Sabrina says: Pregnant woman should think twice before getting their nails done in a nail salon; at least one study has also shown that pregnant women who work or regularly visit nail salons may be putting their fetus’ brain development at risk due to the chemical solvents used.

Nicole Bijlsma is an accomplished naturopath, acupuncturist and building biologist. She adds: Pregnant women, asthmatics and children should all avoid nail polish and removers. Pregnant women – or more importantly the developing foetus – is uniquely susceptible to the hormone disrupting chemicals typically found in nail salons as they go through critical windows of development. This enhances their susceptibility to learning and behaviour disorders, reproductive problems later in life, and breast and testicular cancers. Remember with hormone disrupting chemicals the lower the level of exposure the better. For this reason, nail polish should be avoided in babies and children.

7. But kids can be in on the action…

Irene: For kids I love the newly launched Australian brand Pure Poppet. This non toxic water based range for little girls comes in 5 bright shades.

8. Try some natural nail tricks instead.

 Carla Oates has been researching and writing about natural beauty and health for the last ten years and is a great advocate for the organic industry. She says: You can easily rub a rich emollient in the form of a natural balm to a vegetable or nut oil into your nails to help strengthen them. Opt for unrefined oils as they retain their nutrient profile that infuse vital nutrients into the nail and the skin surrounding your nails. Soaking your nails in a silica-rich horsetail infusion may also help strengthen them. Silica can also be a great supplement to take internally for nail health. Oats are very high in silica too – but be sure to soak them before eating.

What to do:

Make your own healing nail oil, a recipe from Carla. It’s healing, strengthening and protective. Rich in omega 3,6 and 9, vitamin E and antioxidants.

Nailing It Oil

  • 30ml sweet almond oil
  • 20ml camellia seed oil
  • 5 drops lemon essential oil
  • 2 drops carrot seed essential oil
  • 3 drops lavender essential oil

Mix oils together well and put into a 50ml dropper bottle. Massage a few drops into your nails and nail area.

9. Dispose of your nail polish safely.

Maria says: Most Councils consider nail polish an environmental toxin and treat it just like paint (because it is!). They suggest you dispose of it through their Household Hazardous Waste programs.

10. Know your nails just a little bit more.

I found this stuff interesting…it has little to do with nail polish, but I reckon you’ll want to know it anyway. Consider it an added bonus!

The colour of your nails can also give you insight into your health. If you’re intrigued, Carla’s shared a little rundown below:

  • Yellow or white nails can indicate fungus infection.
  • No colour can be a sign of anaemia.
  • Purple nails may reflect poor circulation.
  • White spots on the nails often signify a zinc or calcium deficiency (which is interesting as most children I know with attention deficit issues sport many of these on their nails; a study showed that zinc deficiency is found in 66% of children with ADHD).
  • Longitudinal ridges on the nails can also be a sign of gut malabsorption and digestive issues.
  • Soft, brittle nails may also be a sign that your body is not receiving enough nutrients.
  • Brown spots on the nails that are pitting may reflect a deficiency in vitamin C or folic acid.
  • If the top of your nail is spooned it may signal low B12 and or iron.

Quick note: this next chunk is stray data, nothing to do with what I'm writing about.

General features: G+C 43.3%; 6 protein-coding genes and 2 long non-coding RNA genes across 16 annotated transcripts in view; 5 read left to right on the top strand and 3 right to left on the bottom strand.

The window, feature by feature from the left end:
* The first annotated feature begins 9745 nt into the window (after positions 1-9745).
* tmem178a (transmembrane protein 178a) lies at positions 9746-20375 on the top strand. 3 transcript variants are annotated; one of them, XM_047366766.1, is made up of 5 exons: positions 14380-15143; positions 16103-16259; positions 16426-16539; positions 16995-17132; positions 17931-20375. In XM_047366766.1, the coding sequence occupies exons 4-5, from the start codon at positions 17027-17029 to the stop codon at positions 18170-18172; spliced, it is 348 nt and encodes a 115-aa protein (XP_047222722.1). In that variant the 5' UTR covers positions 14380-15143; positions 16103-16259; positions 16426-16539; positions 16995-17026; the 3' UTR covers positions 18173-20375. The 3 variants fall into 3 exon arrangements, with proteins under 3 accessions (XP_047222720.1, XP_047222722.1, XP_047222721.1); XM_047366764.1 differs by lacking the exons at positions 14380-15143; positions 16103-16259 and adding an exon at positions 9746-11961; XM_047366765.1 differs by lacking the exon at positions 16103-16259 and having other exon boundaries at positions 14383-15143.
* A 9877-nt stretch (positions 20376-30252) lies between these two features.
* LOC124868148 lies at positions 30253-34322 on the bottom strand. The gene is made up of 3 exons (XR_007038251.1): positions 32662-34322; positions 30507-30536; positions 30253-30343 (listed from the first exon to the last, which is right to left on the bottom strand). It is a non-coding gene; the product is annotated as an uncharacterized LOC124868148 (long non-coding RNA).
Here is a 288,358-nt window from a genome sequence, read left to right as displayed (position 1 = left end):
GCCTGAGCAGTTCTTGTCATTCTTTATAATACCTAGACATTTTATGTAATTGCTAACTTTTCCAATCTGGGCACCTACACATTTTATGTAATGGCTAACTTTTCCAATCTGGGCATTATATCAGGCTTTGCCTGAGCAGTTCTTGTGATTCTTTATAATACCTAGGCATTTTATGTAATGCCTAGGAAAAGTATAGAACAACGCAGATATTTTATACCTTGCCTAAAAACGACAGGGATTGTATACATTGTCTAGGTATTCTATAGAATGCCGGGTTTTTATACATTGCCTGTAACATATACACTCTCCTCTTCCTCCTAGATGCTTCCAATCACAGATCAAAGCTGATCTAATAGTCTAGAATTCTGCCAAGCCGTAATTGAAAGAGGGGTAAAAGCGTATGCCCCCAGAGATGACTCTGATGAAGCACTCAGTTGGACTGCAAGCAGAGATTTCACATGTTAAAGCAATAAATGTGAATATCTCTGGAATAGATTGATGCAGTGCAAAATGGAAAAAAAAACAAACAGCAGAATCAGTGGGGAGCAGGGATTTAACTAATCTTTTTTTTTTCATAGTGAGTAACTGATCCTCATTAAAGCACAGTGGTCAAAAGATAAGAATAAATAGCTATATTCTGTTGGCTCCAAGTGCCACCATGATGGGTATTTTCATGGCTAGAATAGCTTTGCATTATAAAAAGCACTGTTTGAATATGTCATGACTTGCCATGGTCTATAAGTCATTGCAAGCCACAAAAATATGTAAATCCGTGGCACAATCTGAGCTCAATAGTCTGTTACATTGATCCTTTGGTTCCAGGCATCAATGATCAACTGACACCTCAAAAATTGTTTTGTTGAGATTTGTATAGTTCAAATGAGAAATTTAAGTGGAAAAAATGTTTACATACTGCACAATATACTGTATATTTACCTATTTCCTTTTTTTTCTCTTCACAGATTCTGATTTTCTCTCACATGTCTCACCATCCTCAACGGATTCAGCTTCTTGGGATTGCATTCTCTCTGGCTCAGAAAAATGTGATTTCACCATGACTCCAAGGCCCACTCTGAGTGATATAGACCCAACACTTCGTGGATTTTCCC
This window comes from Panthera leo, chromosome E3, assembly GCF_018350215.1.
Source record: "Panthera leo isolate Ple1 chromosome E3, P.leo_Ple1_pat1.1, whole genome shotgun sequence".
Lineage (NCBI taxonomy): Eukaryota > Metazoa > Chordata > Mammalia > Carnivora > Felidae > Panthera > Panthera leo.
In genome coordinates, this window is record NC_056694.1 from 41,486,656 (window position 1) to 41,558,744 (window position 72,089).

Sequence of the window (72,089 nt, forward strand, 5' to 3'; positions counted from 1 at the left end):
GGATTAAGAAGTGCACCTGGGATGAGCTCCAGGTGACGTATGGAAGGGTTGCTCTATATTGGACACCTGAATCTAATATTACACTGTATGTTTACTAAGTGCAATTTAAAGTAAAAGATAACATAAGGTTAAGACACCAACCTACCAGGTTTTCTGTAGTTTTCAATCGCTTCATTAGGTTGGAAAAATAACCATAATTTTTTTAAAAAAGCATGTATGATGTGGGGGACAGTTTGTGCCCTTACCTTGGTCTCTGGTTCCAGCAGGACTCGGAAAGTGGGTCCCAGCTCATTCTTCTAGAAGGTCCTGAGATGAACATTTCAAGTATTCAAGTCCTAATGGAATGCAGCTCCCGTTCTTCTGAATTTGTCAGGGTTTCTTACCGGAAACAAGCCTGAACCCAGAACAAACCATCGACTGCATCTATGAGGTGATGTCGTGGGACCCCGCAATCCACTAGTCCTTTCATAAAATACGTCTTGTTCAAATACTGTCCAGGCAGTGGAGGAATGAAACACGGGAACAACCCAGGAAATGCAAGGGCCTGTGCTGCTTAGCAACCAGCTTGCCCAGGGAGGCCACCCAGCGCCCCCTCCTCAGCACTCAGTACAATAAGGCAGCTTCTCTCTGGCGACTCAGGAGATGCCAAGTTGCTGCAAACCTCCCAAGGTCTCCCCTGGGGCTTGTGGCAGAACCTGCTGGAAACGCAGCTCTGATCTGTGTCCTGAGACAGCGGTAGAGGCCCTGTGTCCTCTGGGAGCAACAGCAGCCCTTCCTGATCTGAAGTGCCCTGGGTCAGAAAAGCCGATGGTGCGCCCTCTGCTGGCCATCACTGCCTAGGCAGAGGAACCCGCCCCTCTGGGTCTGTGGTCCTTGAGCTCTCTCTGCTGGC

• Nails that split easily can suggest a deficiency in minerals such as copper and magnesium and/or essential fatty acid deficiency.

UPDATE: Since writing this post, 4-free and 5-free polishes have exploded onto the market. These polishes are free from camphor or formaldehyde resin (4-free), or both (5-free). Why would you want to avoid these ingredients? Formaldehyde resin is a dermatitis-causing skin allergen that can remain active for up to three days after your polish has dried. And while camphor is a natural ingredient, exposure in large doses (especially through inhalation) can be toxic and cause irritation, nausea, dizziness, and headaches. 

Here is a list of 3-, 4- and 5-free brands.

Anything you’d like to add? Or ask? The experts may wade in across the next few days.

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  • Maddison

    Wow, what a great post! I love love love my nailpolish and couldn’t live without it right now. But do not like the sound of so much toxicity being around me. Am definitely going to give your suggestions a try. Thanks so much very helpful!


  • Lilapud

    Oh thanks for this post! I’m planning a big cupboard and drawer clean out and have so much to do I didnt know which end to start – so now I’ve decided to leave the bathroom (mini-Priceline) drawers til closer to hazardous waste clean up day!!

    I think nail salons are pretty gross anyway – apart from the chemicals, they’re not, in general, very hygienic. I’ve only ever been about 3 or 4 times, & somehow I always feel pathetic somehow sitting there!! At their mercy. Penned in!! I no likey!

    I do my own pedicure, (I have a diploma in beauty therapy and this is the only way I’ve used it!!!) I paint my toenails but not my fingernails, I just like em the way the are! It’s time consuming, but it’s a nice thing to do for myself and it’s nurturing. Something I think we women need to do more for ourselves … nurturing I mean – not paint our toenails!

    Happy hump day y’all! xo


  • Monique

    Thanks Sarah! All the relevant info in one post, great.


  • Megan

    Great post! Absolutely agree we need to eliminate as many toxins in our daily life as possible. Any share all the information we can.
    On that note, another great nail polish brands is priti NYC- which are 4 free! There’s a new website I found that’s doing all non toxin beauty and skincare products. It’s called cleanse skincare, I’ve found a number of great products so if anyone’s looking for a one stop shop check it out at


    Kay Reply:

    What a find Megan. I have been waiting for that 100% Pure Coffee Bean Eye Cream to come back in to stock after seeing it on TV the other morning. Nourished Life sell it for $32.95. This site sells it for $19.95. Off to place my order now!


  • Jessica Nazarali – Health Coach

    Great post Sarah. I use Butter LONDON which is non-toxic and comes in awesome colours


    Sarah Wilson